Theatre Review - Brokeback Mountain

It's hard to believe that Ang Lee’s award-winning 2005 film and now Ashley Robinson’s play with music originated as a short story. But that’s some measure of Annie Proulx’s talent as a writer. Robinson makes his playwriting debut with this poignant 90-minute adaptation of her stand-out tale, Brokeback Mountain.

Cowboys Jack (Mike Faist) and Ennis (Lucas Hedges) meet in the harsh, wild landscape of Wyoming in 1963. They accept work as a sheep herder and camp tender on the fictional mountain, earning a pittance.

Jack is the lighter of the two, fascinated with rodeo life – boasting of his bull-riding prowess – and confident that a better future awaits. Ennis is taciturn and keeps his cards close to the chest. But they are irresistibly drawn to one another and lust gradually turns to love.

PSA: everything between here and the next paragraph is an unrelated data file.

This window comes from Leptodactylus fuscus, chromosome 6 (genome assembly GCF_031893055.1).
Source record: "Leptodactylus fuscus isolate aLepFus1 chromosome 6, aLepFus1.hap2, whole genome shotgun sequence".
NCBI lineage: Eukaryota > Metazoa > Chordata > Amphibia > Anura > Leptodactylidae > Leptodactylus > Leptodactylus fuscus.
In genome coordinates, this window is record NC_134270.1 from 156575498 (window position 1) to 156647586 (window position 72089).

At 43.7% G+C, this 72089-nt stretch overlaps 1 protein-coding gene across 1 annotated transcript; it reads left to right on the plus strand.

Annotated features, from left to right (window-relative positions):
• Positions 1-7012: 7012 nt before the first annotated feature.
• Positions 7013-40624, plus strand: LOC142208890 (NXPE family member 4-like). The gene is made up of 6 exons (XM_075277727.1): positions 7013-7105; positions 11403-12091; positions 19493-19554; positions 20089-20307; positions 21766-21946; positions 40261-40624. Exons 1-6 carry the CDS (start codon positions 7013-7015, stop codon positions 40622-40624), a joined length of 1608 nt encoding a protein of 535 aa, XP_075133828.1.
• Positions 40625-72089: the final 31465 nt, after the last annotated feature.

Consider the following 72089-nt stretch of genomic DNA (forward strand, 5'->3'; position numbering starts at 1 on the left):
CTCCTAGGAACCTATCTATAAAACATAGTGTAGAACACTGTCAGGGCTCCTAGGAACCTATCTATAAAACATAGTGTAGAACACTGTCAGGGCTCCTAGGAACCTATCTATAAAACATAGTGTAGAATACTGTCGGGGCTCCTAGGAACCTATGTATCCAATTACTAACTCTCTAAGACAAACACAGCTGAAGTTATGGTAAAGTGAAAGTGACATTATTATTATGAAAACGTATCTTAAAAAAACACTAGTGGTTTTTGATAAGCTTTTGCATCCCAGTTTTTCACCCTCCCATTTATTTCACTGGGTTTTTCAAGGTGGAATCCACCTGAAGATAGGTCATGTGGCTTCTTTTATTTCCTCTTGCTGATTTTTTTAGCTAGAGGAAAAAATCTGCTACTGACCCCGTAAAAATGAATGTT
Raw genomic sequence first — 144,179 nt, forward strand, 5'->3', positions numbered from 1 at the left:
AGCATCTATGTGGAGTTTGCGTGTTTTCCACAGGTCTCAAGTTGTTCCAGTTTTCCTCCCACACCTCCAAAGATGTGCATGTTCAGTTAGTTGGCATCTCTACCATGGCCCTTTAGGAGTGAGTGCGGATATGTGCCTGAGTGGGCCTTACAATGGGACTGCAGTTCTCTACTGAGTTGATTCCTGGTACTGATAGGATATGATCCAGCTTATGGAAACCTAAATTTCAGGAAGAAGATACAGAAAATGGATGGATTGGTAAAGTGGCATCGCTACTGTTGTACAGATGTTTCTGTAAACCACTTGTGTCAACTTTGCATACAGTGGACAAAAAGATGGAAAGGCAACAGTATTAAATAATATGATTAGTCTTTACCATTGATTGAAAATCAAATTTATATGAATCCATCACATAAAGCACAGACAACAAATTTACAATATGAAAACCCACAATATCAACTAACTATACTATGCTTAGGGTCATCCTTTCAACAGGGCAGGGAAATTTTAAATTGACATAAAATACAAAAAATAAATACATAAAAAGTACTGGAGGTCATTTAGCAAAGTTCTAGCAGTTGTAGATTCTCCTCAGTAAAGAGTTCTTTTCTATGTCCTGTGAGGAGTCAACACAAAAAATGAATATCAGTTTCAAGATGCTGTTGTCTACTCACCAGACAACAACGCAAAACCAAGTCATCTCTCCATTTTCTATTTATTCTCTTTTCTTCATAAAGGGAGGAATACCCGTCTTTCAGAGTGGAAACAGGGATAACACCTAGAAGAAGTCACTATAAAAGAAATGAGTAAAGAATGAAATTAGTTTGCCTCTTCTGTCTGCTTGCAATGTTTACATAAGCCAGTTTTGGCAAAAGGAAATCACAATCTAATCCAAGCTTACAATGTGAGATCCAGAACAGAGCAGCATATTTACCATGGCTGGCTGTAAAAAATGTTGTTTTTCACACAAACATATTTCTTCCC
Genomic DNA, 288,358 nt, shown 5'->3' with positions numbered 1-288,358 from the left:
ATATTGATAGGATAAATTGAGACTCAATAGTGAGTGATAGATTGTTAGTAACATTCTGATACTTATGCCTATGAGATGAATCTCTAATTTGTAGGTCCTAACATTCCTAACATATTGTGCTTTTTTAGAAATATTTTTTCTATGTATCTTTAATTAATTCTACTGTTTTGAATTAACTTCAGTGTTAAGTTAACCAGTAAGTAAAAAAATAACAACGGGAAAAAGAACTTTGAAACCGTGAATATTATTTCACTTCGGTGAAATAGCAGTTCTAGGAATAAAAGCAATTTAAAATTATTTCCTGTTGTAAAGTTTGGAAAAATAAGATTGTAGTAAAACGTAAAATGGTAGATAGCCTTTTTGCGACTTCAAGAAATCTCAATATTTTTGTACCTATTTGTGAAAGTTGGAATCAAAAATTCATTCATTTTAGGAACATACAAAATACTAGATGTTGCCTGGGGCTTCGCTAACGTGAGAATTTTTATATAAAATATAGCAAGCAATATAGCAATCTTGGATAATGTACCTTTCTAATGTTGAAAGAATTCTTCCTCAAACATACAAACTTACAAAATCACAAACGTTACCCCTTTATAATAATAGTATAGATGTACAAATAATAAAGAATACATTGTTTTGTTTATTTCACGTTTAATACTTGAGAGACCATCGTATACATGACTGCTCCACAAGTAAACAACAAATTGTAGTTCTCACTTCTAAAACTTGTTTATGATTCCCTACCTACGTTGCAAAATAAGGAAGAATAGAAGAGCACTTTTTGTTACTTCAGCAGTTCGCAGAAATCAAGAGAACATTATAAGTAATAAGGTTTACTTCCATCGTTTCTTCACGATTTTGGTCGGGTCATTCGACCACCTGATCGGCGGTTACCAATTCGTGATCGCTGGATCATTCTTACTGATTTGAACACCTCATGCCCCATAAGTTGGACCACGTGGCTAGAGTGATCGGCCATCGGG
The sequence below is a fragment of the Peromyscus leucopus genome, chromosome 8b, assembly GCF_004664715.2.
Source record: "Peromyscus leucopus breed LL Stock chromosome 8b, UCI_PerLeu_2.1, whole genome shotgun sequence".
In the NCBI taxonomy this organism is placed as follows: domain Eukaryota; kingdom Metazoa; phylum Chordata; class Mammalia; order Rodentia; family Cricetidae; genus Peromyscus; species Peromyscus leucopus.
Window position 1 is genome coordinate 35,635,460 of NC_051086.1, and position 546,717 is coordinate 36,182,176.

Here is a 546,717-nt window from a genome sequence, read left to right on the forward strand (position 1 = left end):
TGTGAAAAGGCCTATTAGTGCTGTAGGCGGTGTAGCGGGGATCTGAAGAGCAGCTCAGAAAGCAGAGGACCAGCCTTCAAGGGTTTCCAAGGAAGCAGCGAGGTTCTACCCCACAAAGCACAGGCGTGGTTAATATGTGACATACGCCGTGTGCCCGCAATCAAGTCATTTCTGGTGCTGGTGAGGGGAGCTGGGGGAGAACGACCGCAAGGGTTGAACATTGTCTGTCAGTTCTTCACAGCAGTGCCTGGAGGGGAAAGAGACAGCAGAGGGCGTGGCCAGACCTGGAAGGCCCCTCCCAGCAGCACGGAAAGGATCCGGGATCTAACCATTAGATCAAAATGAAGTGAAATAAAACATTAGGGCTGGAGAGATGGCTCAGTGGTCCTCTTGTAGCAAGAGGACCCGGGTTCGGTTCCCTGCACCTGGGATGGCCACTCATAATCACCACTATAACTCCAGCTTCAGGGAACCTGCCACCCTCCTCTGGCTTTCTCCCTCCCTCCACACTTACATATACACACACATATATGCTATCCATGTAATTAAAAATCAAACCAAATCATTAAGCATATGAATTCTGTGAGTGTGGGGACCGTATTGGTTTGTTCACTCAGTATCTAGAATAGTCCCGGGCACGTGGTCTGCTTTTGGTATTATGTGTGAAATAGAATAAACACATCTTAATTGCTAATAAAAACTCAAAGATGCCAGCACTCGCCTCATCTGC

The community they’ve been born into is conservative, insular and unforgiving.

Homophobia is rife. Ennis and Jack know they cannot live as they please and, consequently, never manage to fully articulate what they feel for one another.

They both marry and have children but continue to meet on short excursions or invented fishing trips for the next 20 years, until tragedy intervenes.

Full of regret, an older Ennis (Paul Hickey) looks back on their time together and fleeting happiness. The action is punctuated by Dan Gillespie-Sells’ evocative Country and Western ballads performed by Eddi Reader (Fairground Attraction) and her band.

While the film exploited Proulx landscape, Robinson focuses on the men’s intimacy.

American actors, Faist and Hedges, in their West End debuts, rise to the challenge and give stellar performances. Emily Fairn is also excellent as Ennis’s long-suffering wife Alma.

It’s beautifully staged in the round by Jonathan Butterell, complete with Tom Pye’s pup tent and camp fire, kitchen sink and double bed.

Intense, heartfelt drama.

To August 12

Originally published by Westminster Extra